TCP BBR - Exploring TCP congestion control

Photo by Kalen Emsley on Unsplash

BBR

Bottleneck Bandwidth and Round-trip propagation time (BBR) is a TCP congestion control algorithm developed at Google in 2016. Up until recently, the Internet has primarily used loss-based congestion control, relying only on indications of lost packets as the signal to slow down the sending rate. This worked decently well, but the networks have changed. We have much more bandwidth than ever before; The Internet is generally more reliable now, and we see new things such as bufferbloat that impact latency. BBR tackles this with a ground-up rewrite of congestion control, and it uses latency, instead of lost packets as a primary factor to determine the sending rate.

source: https://cloud.google.com/blog/products/gcp/tcp-bbr-congestion-control-comes-to-gcp-your-internet-just-got-faster
Source: https://cloud.google.com/blog/products/gcp/tcp-bbr-congestion-control-comes-to-gcp-your-internet-just-got-faster

Why is BBR better?

There are a lot of details I’ve omitted, and it gets complicated pretty quickly, but the important thing to know is that with BBR, you can get significantly better throughput and reduced latency. The throughput improvements are especially noticeable on long haul paths such as Transatlantic file transfers, especially when there’s minor packet loss. The improved latency is mostly seen on the last mile path, which is often impacted by Bufferbloat (4 seconds ping times, anyone?). Since BBR attempts not to fill the buffers, it tends to be better in avoiding buffer bloat.

Photo by Zakaria Zayane on Unsplash

let’s take BBR for a spin!

BBR has been in the Linux kernel since version 4.9 and can be enabled with a simple sysctl command. In my tests, I’m using two Ubuntu machines and Iperf3 to generate TCP traffic. The two servers are located in the same data center; I’m using two Packet.com servers type: t1.small, which come with a 2.5Gbps NIC.

tc qdisc replace dev enp0s20f0 root netem latency 70ms
root@compute-000:~# ping 147.75.69.253
PING 147.75.69.253 (147.75.69.253) 56(84) bytes of data.
64 bytes from 147.75.69.253: icmp_seq=1 ttl=61 time=140 ms
64 bytes from 147.75.69.253: icmp_seq=2 ttl=61 time=140 ms
64 bytes from 147.75.69.253: icmp_seq=3 ttl=61 time=140 ms
sysctl -w net.ipv4.tcp_congestion_control=cubic
sysctl -w net.ipv4.tcp_congestion_control=bbr

The effect of packet loss on throughput

We’re going to repeat the same test as above, but with the addition of a minor amount of packet loss. With the command below, I’m introducing 1,5% packet loss on the server (sender) side only.

tc qdisc replace dev enp0s20f0 root netem loss 1.5% latency 70ms
Throughput Test results with various congestion control algorithms

TCP socket statistics

As you’re exploring tuning TCP performance, make sure to use socket statistics, or ss, like below. This tool displays a ton of socket information, including the TCP flow control algorithm used, the round trip time per TCP session as well as the calculated bandwidth and actual delivery rate between the two peers.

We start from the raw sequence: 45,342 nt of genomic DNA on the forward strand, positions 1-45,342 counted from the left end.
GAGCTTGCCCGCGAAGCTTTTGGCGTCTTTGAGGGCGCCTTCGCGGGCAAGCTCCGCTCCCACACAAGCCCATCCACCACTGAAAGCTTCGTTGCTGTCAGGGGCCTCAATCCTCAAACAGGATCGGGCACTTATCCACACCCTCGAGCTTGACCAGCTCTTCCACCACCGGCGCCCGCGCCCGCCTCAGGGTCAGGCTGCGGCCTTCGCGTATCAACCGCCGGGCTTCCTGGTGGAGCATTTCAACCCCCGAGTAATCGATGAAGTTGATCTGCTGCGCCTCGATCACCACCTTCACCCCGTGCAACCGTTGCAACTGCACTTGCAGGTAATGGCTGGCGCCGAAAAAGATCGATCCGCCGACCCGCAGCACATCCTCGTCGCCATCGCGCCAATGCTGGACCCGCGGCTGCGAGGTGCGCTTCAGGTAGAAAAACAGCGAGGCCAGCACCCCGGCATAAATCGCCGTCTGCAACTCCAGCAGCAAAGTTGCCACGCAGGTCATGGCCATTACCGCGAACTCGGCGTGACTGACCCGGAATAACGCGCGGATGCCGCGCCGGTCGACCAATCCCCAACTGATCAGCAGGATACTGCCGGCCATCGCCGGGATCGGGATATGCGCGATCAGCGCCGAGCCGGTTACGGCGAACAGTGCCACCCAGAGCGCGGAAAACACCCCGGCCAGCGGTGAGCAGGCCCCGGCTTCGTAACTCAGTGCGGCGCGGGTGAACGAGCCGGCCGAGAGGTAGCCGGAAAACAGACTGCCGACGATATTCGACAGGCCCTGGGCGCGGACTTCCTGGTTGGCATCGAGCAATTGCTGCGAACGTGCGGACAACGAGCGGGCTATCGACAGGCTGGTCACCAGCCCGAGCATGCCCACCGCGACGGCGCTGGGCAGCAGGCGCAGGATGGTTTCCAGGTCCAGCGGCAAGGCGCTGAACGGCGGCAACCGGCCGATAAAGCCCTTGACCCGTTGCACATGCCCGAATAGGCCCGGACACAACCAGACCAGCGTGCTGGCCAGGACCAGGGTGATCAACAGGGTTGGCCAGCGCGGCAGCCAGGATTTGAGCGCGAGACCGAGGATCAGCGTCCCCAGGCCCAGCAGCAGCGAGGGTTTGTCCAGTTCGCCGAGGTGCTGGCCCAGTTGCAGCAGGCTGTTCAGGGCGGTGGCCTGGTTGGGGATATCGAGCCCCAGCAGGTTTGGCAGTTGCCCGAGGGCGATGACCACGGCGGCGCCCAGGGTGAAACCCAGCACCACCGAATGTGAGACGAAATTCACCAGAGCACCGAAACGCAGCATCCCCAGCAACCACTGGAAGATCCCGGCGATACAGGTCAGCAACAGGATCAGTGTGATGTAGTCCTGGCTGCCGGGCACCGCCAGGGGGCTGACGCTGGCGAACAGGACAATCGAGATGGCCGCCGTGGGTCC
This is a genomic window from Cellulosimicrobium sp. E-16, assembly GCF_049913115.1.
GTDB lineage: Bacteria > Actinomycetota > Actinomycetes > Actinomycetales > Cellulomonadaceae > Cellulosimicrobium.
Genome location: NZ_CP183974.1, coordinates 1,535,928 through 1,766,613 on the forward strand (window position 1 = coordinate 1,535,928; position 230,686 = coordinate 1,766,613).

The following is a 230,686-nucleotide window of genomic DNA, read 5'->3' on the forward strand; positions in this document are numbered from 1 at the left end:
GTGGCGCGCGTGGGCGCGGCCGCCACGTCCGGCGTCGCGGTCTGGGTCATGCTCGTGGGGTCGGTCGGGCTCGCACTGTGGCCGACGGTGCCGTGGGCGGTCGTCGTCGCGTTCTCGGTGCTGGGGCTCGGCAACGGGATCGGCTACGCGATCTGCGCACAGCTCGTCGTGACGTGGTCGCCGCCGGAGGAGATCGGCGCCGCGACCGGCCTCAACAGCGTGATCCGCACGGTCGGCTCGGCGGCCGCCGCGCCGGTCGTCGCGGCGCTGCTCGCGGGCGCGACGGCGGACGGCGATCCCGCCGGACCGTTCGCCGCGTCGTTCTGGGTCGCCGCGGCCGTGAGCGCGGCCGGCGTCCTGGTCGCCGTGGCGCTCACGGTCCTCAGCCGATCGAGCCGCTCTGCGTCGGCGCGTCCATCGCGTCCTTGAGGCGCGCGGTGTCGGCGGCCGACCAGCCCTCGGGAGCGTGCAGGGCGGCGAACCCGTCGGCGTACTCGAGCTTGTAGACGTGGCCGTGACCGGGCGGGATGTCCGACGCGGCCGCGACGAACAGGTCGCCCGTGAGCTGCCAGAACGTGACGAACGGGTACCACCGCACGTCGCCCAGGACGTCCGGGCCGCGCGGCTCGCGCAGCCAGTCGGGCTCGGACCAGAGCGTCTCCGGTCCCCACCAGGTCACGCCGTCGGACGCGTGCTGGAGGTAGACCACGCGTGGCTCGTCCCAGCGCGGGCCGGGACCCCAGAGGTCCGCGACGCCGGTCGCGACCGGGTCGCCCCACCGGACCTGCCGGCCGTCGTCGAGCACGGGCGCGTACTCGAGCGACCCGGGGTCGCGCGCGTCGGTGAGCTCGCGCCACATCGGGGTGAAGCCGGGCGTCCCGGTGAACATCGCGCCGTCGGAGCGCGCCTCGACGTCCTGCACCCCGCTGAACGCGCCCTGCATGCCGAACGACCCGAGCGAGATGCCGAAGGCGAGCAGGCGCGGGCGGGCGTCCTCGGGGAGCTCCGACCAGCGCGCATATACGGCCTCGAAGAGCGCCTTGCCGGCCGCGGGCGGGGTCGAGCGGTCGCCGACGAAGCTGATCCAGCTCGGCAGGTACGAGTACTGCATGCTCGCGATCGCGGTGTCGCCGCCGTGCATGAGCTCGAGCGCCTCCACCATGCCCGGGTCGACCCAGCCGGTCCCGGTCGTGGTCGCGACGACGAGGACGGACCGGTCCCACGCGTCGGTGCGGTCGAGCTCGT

root@compute-000:~# ss -tniState          Recv-Q            Send-Q                                 Local Address:Port                                  Peer Address:PortESTAB 0 9172816 [::ffff:147.75.71.47]:5201 [::ffff:147.75.69.253]:37482
bbr wscale:8,8 rto:344 rtt:141.401/0.073 ato:40 mss:1448 pmtu:1500 rcvmss:536 advmss:1448 cwnd:3502 ssthresh:4368 bytes_acked:149233776 bytes_received:37 segs_out:110460 segs_in:4312 data_segs_out:110459 data_segs_in:1 bbr:(bw:354.1Mbps,mrtt:140,pacing_gain:1,cwnd_gain:2) send 286.9Mbps lastsnd:8 lastrcv:11008 pacing_rate 366.8Mbps delivery_rate 133.9Mbps busy:11008ms rwnd_limited:4828ms(43.9%) unacked:4345 retrans:7/3030 lost:7 sacked:1197 reordering:300 rcv_space:28960 rcv_ssthresh:28960 notsent:2881360 minrtt:140

When to use BBR

Both Cubic and BBR perform well for these longer latency links when there is no packet loss, and BBR really shines under (moderate) packet loss. Why is that important? You could argue why you would want to design for these packet loss situations. For that, let’s think about a situation where you have multiple data centers around the world, and you rely on transit to connect the various data centers (possibly using your own Overlay VPN). You likely have a steady stream of data between the various data centers, think of logs files, ever-changing configuration or preference files, database synchronization, backups, etc. All major Transit providers at times suffer from packet loss due to various reasons. If you have a few dozen of these globally distributed data centers, depending on your Transit providers and the locations of your POPs you can expect packet loss incidents between a set of data centers several times a week. In situations like this BBR will shine and help you maintain your SLO’s.

Downsides of BBR

It sounds great right, just execute this one sysctl command, and you get much better throughput resulting in your users to get a better experience. Why would you not do this? Well, BBR has received some criticism due to its tendency to consume all available bandwidth and pushing out other TCP streams that use say Cubic or different congestion algorithms. This is something to be mindful of when testing BBR in your environment. BBRv2 is supposed to resolve some of these challenges.

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